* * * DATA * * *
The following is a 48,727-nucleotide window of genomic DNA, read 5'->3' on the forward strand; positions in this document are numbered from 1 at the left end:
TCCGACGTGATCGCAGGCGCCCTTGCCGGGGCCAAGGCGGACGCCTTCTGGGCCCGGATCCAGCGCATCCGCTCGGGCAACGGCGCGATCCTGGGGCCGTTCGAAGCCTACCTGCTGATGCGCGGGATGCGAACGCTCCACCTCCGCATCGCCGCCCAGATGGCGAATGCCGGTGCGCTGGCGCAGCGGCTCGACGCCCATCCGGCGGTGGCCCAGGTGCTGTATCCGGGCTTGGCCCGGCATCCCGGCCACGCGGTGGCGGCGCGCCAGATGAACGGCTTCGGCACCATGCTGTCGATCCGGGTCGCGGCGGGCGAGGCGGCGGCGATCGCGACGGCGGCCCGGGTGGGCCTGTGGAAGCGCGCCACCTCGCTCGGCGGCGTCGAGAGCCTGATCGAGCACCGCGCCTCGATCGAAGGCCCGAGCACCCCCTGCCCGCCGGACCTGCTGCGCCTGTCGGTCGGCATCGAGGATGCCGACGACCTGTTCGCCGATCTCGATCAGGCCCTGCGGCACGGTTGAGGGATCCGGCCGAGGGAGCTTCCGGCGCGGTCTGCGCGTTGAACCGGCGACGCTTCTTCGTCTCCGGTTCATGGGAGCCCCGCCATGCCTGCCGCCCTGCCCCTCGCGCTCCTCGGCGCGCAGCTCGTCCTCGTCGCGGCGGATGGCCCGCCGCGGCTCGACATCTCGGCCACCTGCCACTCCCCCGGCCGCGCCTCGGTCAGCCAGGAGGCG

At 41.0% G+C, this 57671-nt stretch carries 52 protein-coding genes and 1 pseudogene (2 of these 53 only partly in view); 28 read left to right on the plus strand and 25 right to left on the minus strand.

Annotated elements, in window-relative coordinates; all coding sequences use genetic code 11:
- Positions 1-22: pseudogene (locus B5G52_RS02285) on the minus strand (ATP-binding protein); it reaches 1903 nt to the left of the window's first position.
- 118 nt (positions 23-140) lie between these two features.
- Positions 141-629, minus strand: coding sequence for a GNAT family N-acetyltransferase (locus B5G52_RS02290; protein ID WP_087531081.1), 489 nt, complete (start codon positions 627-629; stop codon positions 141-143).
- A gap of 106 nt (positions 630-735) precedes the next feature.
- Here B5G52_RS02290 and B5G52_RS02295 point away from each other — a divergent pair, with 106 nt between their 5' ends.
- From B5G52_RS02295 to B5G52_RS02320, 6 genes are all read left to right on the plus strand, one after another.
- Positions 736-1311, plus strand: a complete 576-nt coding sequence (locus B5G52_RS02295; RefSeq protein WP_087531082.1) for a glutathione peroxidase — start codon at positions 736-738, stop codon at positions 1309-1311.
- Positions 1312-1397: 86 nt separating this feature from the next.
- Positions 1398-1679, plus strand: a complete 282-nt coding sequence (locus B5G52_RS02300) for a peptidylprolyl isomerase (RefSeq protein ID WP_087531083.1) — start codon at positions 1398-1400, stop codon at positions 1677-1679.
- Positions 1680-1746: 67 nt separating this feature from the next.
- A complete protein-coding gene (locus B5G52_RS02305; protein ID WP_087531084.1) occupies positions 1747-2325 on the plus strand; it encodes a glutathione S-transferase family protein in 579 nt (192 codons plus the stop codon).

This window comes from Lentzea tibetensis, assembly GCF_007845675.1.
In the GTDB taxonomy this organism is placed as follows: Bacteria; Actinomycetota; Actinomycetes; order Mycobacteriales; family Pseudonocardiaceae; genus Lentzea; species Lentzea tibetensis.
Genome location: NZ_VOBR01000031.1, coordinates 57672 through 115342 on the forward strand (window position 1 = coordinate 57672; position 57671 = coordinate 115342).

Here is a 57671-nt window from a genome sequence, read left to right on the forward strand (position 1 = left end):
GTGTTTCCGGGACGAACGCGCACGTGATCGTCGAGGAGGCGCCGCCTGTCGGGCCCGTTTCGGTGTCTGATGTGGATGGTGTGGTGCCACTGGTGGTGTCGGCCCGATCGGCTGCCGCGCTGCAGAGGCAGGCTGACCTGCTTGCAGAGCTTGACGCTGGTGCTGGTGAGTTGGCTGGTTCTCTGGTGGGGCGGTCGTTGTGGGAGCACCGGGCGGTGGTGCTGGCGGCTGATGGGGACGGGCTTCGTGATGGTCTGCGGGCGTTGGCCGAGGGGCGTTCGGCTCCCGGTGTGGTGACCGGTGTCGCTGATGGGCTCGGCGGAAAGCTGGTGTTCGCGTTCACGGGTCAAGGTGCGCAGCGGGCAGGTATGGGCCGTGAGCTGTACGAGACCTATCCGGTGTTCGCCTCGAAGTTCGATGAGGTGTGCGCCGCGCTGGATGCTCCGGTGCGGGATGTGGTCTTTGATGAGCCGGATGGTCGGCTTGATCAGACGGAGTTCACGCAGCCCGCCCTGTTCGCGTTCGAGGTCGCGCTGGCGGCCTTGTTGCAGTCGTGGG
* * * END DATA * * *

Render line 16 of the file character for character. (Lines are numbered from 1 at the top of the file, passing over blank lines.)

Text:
This window comes from Lentzea tibetensis, assembly GCF_007845675.1.